Bitter Taste for Sweden from Unlicensed Play in 2017Published May 6, 2018 by Lee R
Sweden is trying, and foreign operators are exploiting the transition.
Adapting Sweden ate a flat year of domestic gambling revenue growth, while foreign unlicensed operators feasted on Swedish players.
The results detailed in the annual report last Wednesday from Sweden gaming regulator Lotteriinspektionen revealed that the 2017 take in domestic regulated market total revenue of SEK 17.2b (US$2b) had no perceptible deviation from 2016 totals.
In contrast, internationally licensed online gambling sites enjoyed revenue growth of a smorgasborg 14.6% to over SEK5.5b.
Sweden’s locally licensed operators were all more or less stuck on the mean year-on-year, with long-time betting monopoly Svenska Spel up less than 1% to SEK 7.85b and the ATG horserace betting monopoly up a paltry 3% to SEK4.1b. Even these scant gains were offset by Casino Cosmopol’s near 4% drop to SEK 1.1b, and local lottery operator’s SEK3.9b total representing a slight drop as well.
Overall, online gambling market revenue in Sweden increased 11.4% to SEK10.3b for 2017, with SEK4.8b (+14.9%) generated by domestic licensed operators. International operators reached out and touched 53.3% of Sweden’s online gambling market The international gambling sites’ share of Sweden’s online market hit 53.3% in 2017, raising unlicensed foreign operators shares to 24.3% of Sweden’s overall gambling market, continuing a climb from its 16.5% market share of 2012.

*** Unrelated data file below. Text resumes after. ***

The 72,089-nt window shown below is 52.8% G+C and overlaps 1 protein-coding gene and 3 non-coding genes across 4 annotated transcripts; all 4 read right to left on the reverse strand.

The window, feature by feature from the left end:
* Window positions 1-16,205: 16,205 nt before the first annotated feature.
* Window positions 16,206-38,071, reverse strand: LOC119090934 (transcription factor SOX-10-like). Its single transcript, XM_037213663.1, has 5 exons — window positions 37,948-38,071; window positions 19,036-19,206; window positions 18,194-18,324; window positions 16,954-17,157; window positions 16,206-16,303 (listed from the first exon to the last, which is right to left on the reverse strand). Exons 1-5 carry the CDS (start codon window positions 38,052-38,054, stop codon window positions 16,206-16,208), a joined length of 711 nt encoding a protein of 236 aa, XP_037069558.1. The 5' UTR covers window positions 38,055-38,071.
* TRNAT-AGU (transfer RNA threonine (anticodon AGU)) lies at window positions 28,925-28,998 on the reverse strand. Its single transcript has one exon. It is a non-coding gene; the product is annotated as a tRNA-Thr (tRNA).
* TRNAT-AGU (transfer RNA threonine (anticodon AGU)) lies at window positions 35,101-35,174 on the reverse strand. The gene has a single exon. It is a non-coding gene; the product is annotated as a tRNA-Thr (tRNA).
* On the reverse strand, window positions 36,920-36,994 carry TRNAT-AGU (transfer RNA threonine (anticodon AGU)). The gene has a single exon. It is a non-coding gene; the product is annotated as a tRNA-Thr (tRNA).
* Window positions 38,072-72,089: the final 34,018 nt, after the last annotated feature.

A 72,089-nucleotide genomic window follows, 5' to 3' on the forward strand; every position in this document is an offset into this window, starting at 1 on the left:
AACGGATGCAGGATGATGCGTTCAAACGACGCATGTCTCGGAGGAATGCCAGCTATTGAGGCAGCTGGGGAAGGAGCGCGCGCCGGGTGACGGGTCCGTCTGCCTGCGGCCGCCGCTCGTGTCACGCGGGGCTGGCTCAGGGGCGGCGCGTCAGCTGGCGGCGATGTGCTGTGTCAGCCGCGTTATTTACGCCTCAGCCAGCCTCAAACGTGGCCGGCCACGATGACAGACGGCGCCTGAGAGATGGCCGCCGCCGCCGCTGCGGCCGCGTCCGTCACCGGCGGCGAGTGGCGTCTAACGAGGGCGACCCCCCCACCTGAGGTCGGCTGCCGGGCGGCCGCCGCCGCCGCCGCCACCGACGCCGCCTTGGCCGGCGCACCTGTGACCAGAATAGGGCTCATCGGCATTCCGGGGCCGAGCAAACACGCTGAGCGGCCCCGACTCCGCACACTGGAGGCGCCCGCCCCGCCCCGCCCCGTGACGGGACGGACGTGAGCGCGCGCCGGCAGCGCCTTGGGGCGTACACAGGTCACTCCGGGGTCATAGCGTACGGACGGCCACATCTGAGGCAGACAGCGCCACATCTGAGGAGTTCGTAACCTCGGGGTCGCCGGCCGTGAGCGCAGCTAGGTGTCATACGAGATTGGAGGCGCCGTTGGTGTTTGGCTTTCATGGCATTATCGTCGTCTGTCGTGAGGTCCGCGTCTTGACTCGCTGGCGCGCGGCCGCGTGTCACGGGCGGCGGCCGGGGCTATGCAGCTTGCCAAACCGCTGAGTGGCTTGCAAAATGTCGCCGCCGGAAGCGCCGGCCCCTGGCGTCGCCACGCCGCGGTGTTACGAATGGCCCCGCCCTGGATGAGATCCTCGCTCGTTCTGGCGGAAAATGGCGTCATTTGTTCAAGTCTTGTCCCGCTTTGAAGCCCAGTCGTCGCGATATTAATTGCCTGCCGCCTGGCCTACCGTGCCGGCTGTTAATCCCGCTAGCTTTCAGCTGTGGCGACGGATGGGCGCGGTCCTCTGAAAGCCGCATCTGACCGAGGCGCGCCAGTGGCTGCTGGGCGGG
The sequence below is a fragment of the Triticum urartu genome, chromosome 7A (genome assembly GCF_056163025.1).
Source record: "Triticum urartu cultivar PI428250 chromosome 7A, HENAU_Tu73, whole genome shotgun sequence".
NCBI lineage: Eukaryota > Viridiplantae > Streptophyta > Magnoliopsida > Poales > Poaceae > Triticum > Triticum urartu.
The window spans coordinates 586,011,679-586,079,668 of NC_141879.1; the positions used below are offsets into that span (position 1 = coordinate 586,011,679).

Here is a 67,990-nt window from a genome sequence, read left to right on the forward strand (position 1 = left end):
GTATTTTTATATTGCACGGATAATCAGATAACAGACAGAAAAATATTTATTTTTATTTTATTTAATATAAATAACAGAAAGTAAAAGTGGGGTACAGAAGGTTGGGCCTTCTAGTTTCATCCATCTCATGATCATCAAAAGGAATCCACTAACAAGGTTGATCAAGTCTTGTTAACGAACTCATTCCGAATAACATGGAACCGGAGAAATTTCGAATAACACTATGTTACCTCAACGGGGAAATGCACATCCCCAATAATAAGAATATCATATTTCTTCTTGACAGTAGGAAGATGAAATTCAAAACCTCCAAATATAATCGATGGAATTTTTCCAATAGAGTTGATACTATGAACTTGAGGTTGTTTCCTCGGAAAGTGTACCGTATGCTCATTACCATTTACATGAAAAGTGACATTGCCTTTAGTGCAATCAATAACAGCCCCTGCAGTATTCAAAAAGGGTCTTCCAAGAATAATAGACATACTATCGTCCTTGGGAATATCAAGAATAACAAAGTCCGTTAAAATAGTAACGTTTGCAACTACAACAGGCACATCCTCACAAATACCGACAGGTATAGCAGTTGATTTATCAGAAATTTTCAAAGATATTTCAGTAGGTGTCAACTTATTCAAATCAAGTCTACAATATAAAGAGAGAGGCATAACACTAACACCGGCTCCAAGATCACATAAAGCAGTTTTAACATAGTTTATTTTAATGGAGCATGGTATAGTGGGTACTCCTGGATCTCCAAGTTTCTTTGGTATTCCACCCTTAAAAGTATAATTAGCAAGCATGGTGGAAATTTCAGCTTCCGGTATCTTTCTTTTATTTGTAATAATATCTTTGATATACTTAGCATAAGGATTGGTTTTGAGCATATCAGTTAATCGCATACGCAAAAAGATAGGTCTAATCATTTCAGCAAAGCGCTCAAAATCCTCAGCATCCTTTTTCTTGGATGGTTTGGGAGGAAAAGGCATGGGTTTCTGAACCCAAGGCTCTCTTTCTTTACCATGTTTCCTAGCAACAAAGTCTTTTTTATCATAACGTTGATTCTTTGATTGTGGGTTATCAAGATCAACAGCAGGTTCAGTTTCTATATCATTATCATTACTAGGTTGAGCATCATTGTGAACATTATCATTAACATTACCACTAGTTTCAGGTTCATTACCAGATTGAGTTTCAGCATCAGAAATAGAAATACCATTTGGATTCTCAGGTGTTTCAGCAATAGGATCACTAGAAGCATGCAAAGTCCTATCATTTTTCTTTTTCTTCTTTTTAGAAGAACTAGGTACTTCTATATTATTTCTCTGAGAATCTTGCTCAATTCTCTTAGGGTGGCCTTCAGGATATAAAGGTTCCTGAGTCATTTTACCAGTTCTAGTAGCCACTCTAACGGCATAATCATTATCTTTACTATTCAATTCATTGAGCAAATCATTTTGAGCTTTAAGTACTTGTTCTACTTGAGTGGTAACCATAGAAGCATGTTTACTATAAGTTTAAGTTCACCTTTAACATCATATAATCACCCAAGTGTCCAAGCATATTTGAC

Among all Swedish citizens, the Swedish adults spent an average of 2.2% of their disposable income on gambling (SEK 6,005, roughly $700). This total was a slight drop from 2016’s 2.4% (SEK6,062), with only international sites reporting a per capita spending rise for the year.
All this takes place against the backdrop of Sweden’s earnest attempt to liberalize its online gambling market after years of monopoly. The key adaptation is the regulator’s extension of invitations to interested operators to submit license applications ahead of the new regime’s launch in 2019.
These figures should serve to expedite the approval of secondary legislation submitted by Sweden to the European Commission, a gesture looking more and more like an olive branch with each new poaching report out of the Swedish market.